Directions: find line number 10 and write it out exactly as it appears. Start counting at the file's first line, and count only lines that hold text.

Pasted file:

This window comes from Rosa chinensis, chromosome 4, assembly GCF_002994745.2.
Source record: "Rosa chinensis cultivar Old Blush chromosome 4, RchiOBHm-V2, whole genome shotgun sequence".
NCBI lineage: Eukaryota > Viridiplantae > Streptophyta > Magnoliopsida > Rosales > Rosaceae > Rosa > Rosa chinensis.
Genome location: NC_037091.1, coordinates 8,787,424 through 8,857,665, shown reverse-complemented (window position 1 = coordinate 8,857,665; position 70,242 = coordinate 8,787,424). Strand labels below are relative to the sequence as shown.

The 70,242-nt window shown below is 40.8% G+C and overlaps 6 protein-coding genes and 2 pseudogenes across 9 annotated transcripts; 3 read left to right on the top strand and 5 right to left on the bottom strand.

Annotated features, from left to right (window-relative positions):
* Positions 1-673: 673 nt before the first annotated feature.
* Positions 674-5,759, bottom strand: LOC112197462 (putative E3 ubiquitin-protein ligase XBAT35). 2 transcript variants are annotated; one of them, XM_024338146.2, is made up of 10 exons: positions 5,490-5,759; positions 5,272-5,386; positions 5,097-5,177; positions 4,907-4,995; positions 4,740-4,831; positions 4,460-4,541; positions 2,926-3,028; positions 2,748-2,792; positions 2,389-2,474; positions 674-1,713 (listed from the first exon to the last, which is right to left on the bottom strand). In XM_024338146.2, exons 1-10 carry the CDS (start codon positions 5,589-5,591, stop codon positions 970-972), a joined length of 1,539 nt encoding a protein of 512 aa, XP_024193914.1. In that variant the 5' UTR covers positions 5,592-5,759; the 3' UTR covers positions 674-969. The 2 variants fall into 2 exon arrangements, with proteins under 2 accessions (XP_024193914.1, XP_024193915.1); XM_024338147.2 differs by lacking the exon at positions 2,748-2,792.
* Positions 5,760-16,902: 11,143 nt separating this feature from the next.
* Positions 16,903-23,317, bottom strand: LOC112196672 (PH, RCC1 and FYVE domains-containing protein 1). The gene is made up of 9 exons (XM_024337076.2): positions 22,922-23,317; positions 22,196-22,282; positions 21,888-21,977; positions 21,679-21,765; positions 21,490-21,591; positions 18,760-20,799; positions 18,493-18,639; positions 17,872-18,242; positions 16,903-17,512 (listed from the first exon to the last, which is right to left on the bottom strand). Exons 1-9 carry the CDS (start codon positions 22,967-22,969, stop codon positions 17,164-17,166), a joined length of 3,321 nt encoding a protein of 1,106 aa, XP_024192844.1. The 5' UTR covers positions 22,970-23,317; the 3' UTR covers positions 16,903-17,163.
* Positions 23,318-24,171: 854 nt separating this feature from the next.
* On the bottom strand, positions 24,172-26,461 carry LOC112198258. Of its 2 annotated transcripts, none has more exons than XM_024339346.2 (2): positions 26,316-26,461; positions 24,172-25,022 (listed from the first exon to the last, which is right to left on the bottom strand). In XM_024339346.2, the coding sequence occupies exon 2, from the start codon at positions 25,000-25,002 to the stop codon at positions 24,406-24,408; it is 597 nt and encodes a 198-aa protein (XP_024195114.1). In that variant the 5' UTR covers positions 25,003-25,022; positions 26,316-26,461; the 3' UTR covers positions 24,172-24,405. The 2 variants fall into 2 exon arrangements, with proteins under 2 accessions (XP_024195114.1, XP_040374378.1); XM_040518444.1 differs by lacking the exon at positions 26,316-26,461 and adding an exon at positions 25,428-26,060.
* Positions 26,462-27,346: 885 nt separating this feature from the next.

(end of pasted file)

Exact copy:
* Positions 16,903-23,317, bottom strand: LOC112196672 (PH, RCC1 and FYVE domains-containing protein 1). The gene is made up of 9 exons (XM_024337076.2): positions 22,922-23,317; positions 22,196-22,282; positions 21,888-21,977; positions 21,679-21,765; positions 21,490-21,591; positions 18,760-20,799; positions 18,493-18,639; positions 17,872-18,242; positions 16,903-17,512 (listed from the first exon to the last, which is right to left on the bottom strand). Exons 1-9 carry the CDS (start codon positions 22,967-22,969, stop codon positions 17,164-17,166), a joined length of 3,321 nt encoding a protein of 1,106 aa, XP_024192844.1. The 5' UTR covers positions 22,970-23,317; the 3' UTR covers positions 16,903-17,163.